Within five days of Paul’s arrival in Caesarea, the Jews were ready to present their case against him. This suggests some haste on their part. Perhaps the Sanhedrin was afraid that unless they acted quickly he might be released for want of a reason for holding him. The delegation included 1Ananias, the high priest, a number of elders, and a lawyer (lit., “orator”) named Tertullus, who was their spokesmen. Words like “according to our law” in verse 6 suggest that he may have been a Jew. On the other hand, he may simply have been identifying with his clients, for he seems to disassociate himself from the Jews in verse 2 when he calls them “this nation.”


2 And when he was called forth, Tertullus began to accuse him, saying, Seeing that by thee we enjoy great quietness, and that very worthy deeds are done unto this nation by thy providence,
3 We accept it always, and in all places, most noble Felix, with all thankfulness.
4 Notwithstanding, that I be not further tedious unto thee, I pray thee that thou wouldest hear us of thy clemency a few words.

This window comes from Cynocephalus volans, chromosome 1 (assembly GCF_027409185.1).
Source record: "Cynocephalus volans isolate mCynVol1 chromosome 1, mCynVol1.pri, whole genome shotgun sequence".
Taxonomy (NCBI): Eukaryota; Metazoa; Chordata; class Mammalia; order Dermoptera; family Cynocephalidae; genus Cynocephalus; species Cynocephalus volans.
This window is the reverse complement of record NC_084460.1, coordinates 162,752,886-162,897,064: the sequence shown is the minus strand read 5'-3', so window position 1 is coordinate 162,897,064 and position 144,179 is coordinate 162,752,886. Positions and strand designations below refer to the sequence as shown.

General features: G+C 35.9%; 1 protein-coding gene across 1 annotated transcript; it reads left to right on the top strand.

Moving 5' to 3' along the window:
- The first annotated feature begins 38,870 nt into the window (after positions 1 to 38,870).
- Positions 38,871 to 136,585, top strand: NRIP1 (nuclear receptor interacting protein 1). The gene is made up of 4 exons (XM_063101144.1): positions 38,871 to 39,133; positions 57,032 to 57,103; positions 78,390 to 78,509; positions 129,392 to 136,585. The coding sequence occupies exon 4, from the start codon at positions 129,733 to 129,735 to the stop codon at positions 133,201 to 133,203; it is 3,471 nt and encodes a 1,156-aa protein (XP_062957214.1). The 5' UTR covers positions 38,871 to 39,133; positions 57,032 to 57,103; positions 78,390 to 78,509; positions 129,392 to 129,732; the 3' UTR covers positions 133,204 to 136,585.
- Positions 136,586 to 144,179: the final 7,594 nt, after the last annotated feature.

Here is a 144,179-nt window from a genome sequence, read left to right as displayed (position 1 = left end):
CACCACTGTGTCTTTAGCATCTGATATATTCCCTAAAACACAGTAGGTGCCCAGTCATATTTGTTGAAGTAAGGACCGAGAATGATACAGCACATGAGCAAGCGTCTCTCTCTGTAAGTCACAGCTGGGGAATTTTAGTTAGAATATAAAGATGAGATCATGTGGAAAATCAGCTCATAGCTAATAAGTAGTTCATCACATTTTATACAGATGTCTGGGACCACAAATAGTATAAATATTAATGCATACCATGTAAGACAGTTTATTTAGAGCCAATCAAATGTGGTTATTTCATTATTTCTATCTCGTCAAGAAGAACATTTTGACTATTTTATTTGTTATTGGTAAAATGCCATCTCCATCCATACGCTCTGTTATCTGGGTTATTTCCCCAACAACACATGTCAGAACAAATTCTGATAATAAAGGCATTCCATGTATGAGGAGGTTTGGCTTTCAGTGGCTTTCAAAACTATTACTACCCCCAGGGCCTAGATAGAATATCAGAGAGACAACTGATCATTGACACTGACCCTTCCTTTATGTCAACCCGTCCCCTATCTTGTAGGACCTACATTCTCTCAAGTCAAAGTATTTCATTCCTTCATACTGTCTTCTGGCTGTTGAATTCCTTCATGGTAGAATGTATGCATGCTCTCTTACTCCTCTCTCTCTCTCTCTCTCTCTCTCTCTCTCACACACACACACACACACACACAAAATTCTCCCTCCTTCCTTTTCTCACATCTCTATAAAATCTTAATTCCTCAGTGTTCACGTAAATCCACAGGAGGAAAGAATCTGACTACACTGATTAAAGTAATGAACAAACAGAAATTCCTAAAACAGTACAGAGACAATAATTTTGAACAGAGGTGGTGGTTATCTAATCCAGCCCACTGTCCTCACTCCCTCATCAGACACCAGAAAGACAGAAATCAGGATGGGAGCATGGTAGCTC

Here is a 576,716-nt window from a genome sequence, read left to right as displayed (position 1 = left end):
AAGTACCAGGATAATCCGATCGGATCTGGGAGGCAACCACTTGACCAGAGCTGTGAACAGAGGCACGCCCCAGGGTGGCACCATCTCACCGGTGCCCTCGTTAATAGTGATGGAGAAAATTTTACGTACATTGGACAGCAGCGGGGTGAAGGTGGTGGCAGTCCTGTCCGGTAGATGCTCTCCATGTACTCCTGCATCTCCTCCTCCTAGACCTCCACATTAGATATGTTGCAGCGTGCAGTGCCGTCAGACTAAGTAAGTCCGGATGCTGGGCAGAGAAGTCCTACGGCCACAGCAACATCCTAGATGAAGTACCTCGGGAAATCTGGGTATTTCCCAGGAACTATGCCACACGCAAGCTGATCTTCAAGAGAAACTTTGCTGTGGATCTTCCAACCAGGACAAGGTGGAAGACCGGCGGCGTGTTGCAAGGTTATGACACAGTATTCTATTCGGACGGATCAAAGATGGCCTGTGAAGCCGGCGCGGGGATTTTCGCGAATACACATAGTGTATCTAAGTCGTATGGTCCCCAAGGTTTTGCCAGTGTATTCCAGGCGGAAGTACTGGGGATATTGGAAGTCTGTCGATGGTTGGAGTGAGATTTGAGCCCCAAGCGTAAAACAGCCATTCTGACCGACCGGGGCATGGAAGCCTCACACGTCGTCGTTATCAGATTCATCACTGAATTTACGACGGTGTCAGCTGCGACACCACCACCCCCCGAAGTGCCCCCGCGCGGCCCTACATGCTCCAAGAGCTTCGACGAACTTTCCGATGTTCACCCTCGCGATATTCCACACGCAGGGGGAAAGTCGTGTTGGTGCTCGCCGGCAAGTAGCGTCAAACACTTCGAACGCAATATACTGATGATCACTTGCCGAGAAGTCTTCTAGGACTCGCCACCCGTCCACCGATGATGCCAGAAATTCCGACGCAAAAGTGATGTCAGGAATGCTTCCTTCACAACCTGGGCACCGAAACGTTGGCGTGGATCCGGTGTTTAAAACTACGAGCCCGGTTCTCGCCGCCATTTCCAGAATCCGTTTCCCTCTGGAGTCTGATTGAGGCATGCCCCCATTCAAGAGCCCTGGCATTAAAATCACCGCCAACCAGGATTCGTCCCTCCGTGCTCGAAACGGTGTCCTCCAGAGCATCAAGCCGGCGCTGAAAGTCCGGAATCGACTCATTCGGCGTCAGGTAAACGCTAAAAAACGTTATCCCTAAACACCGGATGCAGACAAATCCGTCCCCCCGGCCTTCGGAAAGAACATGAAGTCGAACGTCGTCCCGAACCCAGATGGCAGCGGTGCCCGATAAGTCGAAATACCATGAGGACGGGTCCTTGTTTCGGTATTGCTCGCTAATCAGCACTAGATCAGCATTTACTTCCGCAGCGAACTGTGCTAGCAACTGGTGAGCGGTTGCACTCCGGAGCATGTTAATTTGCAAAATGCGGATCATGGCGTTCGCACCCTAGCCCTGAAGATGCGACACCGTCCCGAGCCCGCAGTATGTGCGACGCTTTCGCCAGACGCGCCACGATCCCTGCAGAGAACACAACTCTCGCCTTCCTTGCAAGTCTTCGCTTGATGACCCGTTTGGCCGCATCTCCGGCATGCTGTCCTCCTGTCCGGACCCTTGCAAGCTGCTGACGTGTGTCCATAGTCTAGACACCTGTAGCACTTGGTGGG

One would think that Felix was a paragon of virtue, the great peacemaker, and benefactor of the Jewish nation, the Prince of Peace himself. The words of Tertullus were blatant lies. In fact, his very first statement, “Seeing that by thee we enjoy great quietness” was a lie. Paul could have rebutted Tertullus by asking him this one question: “Why did it require nearly 500 soldiers to protect one man in transit from Jerusalem to Caesarea? It was true that Felix had put down some revolts, but he had certainly not brought peace to the land. In fact, during the time Felix was suppressing robbers in his realm, he was also hiring robbers to murder the high priest, Jonathan, simply because he refused to cooperate with him. Felix was known for his cruelty and treachery. However, the lawyer was not interested in the truth, only in securing the conviction of Paul; and if that involves filling the ears of Felix with flatteries, that is what he would do; though, he must have been hard-pressed to find anything complimentary to say. He did say, or rather he implied that Felix must have been so busy with his reforms that he did not like to keep him from his work any longer than was necessary. But the truth is that he had not made any improvements in the lives of the Jews and Gentiles of the region. Instead, he had, in fact, made life miserable for the Jews, which was indicated by the increase in rebellious movements during his term in response to his total lack of sympathy for or understanding of them. The one thing in his opening remarks that had any foundation in truth was that Felix had brought a kind of peace to the land by suppressing the robber bands that had infected it (24:2). So much for his reforms.